1st July 2022

Retailer support for regulated ‘Buy Now Pay Later’ products could save 876,000 Brits from problem debt-Barclays
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Over a third of shoppers say ‘Buy Now Pay Later’(BNPL) lending has become more appealing due to the current cost-of-living crisis.

BNPL users are now paying off 4.8 BNPL purchases on average –up from 2.6 in February this year, with the average amount owed now standing at over £250. This is concerning as one in three consumers who have used BNPL say the lending has got them into unmanageable debt. Among retailers who currently offer BNPL, the lending is expected to account for nearly a quarter of sales by the end of the year/ However, research reveals that many companies do not understand the BNPL finance options they present to customers, or the risks they pose'

Barclays and StepChange Debt Charity are calling on businesses to recognise the vital role they play in helping to protect shoppers from problem debt.As the cost-of-living crisis fuels demand for ‘Buy Now Pay Later’(BNPL) credit, retailer backing for fully regulated BNPL products could prevent up to 876,000 Brits from getting into unmanageable debt this year, new research from Barclays and StepChange reveals.

The study shows that the rising cost of living is having a direct impact on the popularity of BNPL purchases–over a third(36%) of consumers say the lending, much of which is still unregulated, has become more appealing since inflation and energy costs began to climb. Brits who use BNPL products are currently paying off an average of 4.8 purchases, up from 2.6 in February 2022, suggesting an increasing reliance on this popular form of credit.

This is also backed up by retailers–those that offer BNPL credit estimate that the lending will account for nearly a quarter(22.1%) of sales by the end of 2022, rising from 18.7% today. In addition, almost nine in 10(86%) say they have experienced a surge in demand for BNPL purchases since the start of the year.

However, there can be serious risks associated with unregulated lending– or example, of the three in 10(30%) Brits who have already used BNPL to purchase goods, 31% say the lending has got them into problem debt, as repayments have become unmanageable. With the average BNPL user’s outstanding balance currently sitting at £254.10 and one in four(23%) noting they’ve used BNPL to buy an item that they couldn’t comfortably afford, understanding the risks of unregulated lending is critical as the cost of living rises.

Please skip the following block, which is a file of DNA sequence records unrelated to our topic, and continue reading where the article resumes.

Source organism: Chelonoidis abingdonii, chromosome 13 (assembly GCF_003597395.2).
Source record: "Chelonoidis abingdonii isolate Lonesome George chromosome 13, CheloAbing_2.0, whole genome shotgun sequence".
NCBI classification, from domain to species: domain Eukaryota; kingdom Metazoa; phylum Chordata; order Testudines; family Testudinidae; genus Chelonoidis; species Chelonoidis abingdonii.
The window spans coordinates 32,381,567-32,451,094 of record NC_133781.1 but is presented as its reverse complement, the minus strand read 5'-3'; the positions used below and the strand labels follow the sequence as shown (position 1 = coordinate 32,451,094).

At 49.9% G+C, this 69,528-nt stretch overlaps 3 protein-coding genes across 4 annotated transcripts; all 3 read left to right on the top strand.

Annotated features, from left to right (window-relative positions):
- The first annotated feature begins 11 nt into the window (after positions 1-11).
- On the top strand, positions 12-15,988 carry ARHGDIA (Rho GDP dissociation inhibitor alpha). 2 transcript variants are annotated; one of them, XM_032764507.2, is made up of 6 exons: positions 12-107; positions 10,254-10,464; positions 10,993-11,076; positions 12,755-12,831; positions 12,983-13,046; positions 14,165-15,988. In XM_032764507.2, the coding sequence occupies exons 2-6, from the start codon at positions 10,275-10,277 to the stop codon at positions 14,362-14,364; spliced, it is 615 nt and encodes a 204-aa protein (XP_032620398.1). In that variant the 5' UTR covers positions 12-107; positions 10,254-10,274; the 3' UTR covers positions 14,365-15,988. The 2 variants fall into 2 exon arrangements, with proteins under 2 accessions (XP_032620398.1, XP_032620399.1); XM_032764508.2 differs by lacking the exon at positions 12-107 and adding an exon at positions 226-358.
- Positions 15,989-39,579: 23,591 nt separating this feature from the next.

Retailer role in BNPL
As most BNPL lending happens during the checkout process, either in-store or online, the retailer plays a vital role in the consumer appetite for this short-term, interest-free credit. Around one in 14(&%) shoppers plan to(75%) of those say that their decision will be influenced by the retailer at the point-of-purchase.

It is therefore worrying that many retailers do not fully understand the credit options they’re presenting to customers, with the research uncovering sizeable knowledge gaps about the pitfalls of unregulated lending. Notably, more than half(54%) of retailers wrongly think that most BNPL companies perform a full credit check before deciding to lend money to a consumer, and almost as many(52%) mistakenly believe that all BNPL brands report their lending to the UK credit reference agencies. In addition, four in 10 (39%) incorrectly assume that unregulated BNPL providers are required to follow the same rules as traditional banks and credit card companies when it comes to lending responsibly.

These misunderstandings demonstrate that retailers may have incorrectly assessed the risks associated with unregulated BNPL products, and how they may impact their customers in the long run. For example, thorough affordability checks are not required on unregulated BNPL products, and are therefore not always carried out. As a result, customers may be less likely to have sufficient funds available to pay back borrowing on time, which could lead to problem debt.